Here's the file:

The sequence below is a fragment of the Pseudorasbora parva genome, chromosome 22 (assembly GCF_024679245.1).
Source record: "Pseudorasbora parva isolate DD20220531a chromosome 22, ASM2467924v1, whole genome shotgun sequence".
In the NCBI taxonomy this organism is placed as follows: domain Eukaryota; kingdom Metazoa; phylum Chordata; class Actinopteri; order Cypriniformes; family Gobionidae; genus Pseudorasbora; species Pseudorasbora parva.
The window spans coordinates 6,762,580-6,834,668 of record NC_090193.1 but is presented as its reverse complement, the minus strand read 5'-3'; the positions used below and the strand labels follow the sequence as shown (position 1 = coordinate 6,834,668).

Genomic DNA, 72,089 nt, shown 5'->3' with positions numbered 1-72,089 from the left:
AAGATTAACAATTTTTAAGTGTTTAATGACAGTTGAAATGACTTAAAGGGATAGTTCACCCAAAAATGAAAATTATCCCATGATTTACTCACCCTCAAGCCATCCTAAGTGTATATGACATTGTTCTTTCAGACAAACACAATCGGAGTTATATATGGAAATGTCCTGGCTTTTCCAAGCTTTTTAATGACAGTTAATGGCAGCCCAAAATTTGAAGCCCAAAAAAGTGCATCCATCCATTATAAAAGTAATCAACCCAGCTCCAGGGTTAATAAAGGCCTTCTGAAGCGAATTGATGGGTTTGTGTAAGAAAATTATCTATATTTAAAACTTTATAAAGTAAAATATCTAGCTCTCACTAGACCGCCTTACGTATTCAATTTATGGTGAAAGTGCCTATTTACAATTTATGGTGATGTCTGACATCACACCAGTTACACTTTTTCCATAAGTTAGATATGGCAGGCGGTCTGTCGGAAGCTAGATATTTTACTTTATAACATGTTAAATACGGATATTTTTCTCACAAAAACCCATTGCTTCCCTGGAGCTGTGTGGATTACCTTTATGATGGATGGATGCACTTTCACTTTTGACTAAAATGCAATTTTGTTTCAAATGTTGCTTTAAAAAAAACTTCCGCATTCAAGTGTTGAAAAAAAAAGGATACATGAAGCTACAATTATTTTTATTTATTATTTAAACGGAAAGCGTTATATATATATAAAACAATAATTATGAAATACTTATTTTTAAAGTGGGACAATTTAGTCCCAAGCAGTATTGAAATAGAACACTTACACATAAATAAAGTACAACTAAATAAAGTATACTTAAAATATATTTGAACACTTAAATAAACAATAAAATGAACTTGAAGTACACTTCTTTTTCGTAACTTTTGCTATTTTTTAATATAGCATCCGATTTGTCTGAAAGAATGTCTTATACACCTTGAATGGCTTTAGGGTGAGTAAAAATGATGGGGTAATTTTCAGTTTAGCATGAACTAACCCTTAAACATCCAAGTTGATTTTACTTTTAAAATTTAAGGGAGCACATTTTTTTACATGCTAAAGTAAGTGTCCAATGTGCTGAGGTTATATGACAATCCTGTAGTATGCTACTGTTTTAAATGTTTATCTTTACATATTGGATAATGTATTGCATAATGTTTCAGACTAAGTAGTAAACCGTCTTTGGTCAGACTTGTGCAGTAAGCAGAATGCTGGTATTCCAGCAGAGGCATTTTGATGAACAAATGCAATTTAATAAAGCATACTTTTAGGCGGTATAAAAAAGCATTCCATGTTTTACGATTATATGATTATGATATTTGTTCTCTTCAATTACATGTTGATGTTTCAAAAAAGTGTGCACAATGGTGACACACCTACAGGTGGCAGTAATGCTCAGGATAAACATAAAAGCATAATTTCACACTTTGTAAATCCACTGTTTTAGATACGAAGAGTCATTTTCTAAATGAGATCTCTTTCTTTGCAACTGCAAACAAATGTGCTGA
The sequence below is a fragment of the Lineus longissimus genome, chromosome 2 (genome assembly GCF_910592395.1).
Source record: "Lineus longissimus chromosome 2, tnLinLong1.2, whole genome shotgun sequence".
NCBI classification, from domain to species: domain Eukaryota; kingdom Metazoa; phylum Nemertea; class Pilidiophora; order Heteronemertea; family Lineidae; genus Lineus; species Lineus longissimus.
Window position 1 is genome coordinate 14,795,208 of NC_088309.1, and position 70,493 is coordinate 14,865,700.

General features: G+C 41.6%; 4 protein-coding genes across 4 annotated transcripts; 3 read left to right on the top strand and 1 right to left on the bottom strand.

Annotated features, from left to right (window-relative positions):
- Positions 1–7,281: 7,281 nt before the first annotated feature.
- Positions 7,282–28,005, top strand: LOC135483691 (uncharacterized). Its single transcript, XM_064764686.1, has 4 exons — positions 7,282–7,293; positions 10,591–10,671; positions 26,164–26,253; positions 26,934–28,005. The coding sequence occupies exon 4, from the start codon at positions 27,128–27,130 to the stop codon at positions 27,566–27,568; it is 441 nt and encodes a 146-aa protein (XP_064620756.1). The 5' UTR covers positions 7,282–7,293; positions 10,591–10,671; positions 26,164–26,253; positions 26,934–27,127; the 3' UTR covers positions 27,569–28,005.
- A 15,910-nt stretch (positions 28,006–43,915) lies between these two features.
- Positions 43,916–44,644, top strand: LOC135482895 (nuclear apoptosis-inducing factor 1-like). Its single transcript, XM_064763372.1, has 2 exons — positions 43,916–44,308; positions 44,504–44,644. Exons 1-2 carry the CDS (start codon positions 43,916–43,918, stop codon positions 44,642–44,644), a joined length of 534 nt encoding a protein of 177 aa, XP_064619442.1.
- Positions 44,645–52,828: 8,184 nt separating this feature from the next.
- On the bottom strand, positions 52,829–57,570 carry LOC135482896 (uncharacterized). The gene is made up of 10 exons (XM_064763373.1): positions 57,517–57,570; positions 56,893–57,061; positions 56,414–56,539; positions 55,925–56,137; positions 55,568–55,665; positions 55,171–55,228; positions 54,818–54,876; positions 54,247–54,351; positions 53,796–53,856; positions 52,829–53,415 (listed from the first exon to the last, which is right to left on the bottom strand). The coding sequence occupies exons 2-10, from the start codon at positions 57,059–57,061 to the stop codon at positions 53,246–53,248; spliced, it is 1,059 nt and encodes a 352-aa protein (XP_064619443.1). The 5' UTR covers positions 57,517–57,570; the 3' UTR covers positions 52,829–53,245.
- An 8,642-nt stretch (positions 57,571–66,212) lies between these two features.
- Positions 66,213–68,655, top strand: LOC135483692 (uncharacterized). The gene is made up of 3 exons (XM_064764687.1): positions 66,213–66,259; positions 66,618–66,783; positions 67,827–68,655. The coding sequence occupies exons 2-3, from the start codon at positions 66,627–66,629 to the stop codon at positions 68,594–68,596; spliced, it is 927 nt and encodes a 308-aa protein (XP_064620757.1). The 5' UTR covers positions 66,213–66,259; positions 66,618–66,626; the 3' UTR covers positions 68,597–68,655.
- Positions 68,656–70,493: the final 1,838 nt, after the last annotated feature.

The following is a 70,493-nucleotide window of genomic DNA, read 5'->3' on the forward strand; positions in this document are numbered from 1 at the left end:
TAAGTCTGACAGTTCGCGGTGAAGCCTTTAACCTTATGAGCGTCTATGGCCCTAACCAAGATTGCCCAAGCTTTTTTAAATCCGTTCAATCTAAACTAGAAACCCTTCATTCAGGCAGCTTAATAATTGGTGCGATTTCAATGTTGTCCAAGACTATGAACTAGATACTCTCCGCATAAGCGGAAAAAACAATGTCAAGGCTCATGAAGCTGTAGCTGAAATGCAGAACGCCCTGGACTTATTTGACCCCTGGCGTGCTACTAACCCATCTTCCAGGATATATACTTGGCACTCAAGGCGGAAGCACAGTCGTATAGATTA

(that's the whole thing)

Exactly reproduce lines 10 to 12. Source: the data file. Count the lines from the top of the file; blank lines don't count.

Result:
Window position 1 is genome coordinate 14,795,208 of NC_088309.1, and position 70,493 is coordinate 14,865,700.

General features: G+C 41.6%; 4 protein-coding genes across 4 annotated transcripts; 3 read left to right on the top strand and 1 right to left on the bottom strand.

Annotated features, from left to right (window-relative positions):